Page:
Leroy Gessmann, the HBPA president, further elaborated, and said that while handle was down during the first week of the dispute, revenues from the signal going out of state this past week have offset the money lost on the Monarch signal.
“When you look at the last week, we have more money going into the purse account than a year ago,” he said, adding that it appears the bettors are adapting to the new marketplace. “We're even getting a higher attendance at the track than a year ago the last couple days.”
The genesis of the dispute appears to revolve around Arizona Downs, formerly known as Yavapai Downs. When Arizona Downs reopened for live racing in 2019, Monarch had sent its signal to the track itself but not to the track's network of OTB's. In contrast, Monarch distributed its signal to Turf Paradise and its network of some 60 OTB's.
When asked if Monarch should send its signal uniformly across Arizona until the ninth circuit appeal has been adjudicated–if indeed the Arizona Racing Commission this Friday upholds its earlier decision–Franzia said that “I feel very strongly that Monarch is its own independent business, and, they are entitled to make decisions about that business.”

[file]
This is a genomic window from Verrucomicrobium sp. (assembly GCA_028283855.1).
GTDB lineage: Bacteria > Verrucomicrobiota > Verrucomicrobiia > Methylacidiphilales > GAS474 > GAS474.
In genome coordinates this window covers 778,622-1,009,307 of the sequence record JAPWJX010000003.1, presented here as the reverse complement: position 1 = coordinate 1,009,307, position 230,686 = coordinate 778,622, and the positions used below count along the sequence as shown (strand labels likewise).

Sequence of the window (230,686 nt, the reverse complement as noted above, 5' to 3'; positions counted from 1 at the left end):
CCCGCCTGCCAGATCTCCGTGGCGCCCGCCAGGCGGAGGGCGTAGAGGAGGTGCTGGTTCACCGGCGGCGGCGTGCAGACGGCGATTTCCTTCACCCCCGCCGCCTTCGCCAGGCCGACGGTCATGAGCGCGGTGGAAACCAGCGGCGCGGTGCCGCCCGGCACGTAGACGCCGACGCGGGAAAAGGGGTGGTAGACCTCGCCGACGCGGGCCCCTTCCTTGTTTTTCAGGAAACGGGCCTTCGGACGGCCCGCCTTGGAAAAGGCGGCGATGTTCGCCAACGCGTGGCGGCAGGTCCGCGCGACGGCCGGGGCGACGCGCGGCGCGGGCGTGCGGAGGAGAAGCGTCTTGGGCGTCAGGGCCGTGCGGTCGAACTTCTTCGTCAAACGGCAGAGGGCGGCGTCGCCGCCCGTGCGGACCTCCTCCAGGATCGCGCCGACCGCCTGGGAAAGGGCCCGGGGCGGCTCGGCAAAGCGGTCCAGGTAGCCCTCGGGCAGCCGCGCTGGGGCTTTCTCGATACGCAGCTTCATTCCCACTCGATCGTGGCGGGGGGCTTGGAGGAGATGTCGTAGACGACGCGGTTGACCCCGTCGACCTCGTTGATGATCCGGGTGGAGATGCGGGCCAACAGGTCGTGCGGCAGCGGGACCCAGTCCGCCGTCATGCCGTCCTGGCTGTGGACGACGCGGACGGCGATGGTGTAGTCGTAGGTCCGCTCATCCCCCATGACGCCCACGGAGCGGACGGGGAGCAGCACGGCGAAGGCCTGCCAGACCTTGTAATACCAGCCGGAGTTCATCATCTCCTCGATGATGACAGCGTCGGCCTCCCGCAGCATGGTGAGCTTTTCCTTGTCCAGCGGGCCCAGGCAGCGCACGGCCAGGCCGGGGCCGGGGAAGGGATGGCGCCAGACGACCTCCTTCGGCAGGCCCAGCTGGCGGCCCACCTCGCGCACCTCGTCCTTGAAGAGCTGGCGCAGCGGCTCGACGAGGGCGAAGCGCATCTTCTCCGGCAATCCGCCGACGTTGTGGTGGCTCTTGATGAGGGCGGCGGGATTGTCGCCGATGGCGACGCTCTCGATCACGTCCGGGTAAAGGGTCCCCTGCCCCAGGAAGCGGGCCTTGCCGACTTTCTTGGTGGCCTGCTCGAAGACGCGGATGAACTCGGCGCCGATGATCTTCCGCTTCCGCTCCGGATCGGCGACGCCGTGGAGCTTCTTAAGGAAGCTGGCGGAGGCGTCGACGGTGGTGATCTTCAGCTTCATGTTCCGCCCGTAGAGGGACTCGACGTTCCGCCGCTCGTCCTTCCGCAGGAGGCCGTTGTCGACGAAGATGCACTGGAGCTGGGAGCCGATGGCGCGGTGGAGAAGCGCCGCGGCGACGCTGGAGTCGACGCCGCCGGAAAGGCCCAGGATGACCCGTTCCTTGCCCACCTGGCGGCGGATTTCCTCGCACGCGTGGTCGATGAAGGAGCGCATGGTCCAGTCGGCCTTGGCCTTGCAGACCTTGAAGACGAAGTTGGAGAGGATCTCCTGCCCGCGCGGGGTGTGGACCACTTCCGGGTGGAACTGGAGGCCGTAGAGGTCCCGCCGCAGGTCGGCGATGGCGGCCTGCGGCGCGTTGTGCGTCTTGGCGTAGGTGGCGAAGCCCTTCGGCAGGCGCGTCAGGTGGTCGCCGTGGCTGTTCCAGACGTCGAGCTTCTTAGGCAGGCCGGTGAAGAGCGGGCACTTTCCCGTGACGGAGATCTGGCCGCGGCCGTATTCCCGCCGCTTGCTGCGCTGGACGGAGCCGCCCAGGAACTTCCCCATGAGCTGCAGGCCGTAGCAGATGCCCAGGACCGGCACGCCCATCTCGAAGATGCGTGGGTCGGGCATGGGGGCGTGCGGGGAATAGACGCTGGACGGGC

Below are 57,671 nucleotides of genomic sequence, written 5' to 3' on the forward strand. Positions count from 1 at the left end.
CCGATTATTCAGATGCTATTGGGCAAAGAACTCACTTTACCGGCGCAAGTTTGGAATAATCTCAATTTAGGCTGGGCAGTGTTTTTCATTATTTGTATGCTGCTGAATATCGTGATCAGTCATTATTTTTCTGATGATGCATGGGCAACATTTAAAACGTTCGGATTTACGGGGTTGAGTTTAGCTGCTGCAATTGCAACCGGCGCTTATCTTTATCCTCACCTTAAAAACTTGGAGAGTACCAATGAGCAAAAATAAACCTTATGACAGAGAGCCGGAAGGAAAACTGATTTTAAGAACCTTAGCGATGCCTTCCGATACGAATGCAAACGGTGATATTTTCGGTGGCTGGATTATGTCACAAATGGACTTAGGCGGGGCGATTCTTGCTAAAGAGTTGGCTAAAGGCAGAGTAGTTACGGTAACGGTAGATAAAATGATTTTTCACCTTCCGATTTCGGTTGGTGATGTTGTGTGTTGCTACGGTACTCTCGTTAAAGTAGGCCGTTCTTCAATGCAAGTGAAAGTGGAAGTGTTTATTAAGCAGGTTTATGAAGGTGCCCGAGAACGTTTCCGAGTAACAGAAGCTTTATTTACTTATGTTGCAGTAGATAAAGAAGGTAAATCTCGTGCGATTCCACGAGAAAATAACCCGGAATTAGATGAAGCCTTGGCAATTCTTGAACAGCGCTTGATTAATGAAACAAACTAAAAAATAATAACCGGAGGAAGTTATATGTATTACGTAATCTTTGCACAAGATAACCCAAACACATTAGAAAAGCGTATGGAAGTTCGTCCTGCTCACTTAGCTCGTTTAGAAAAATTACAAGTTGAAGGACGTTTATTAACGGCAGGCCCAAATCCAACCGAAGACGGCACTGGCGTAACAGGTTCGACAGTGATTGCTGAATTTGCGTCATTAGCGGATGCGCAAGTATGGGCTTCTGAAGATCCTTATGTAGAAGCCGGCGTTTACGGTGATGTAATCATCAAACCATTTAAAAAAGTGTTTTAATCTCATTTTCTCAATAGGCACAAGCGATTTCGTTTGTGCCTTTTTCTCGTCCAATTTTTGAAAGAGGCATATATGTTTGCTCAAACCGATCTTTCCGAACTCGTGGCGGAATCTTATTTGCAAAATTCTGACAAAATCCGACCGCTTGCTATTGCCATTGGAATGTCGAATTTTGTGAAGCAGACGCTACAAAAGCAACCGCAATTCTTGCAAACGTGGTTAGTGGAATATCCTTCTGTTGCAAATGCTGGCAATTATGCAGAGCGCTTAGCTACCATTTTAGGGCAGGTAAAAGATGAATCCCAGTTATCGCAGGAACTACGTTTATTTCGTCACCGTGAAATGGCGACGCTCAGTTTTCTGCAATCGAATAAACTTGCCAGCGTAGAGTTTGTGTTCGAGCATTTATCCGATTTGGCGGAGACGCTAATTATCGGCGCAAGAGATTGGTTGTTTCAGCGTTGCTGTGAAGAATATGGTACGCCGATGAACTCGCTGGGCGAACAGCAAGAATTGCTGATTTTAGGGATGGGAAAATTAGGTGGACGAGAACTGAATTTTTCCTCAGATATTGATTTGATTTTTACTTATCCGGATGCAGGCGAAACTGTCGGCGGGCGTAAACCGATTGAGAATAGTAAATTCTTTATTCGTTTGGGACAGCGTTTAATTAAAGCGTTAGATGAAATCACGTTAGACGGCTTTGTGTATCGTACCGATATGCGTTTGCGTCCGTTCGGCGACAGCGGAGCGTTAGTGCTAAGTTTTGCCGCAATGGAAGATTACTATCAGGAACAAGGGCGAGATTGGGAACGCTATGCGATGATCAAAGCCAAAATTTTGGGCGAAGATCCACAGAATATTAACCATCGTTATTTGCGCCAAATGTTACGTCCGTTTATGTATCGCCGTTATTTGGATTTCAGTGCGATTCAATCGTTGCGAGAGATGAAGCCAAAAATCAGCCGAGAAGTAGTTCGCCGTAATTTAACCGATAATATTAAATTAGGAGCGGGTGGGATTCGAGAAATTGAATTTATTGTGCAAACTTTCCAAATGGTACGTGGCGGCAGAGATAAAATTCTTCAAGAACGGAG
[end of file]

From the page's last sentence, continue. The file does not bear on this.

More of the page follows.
When asked the same question, Monarch's president, Scott Daruty, said that Arizona Downs has been “consistently delinquent in its payments to our racetracks.” Daruty added: “They have publicly stated at an Arizona Racing Commission meeting that they're out of money. They were unable to run the live race meet they were scheduled to run last summer. It was apparent very early on in this process they had a failed business model, and I think this is playing out now.”
However, he added, “at this moment, they are current” in their payments.
Tom Auther, an Arizona Downs owner and partner, confirmed that any outstanding debts to Monarch have been satisfied, and insisted that his track's shaky financial footing could have been avoided had Monarch distributed its signal to the track's broader OTB network from the start.
“The problem was, a guy would walk into our OTB's and say, 'where's Santa Anita?' We'd say we don't get it and he's gone,” said Auther, who added that, while Arizona Downs and one more OTB are currently operational, five of the track's other OTB's have been temporarily shuttered. “It's remarkable we've been able to stay afloat this long.”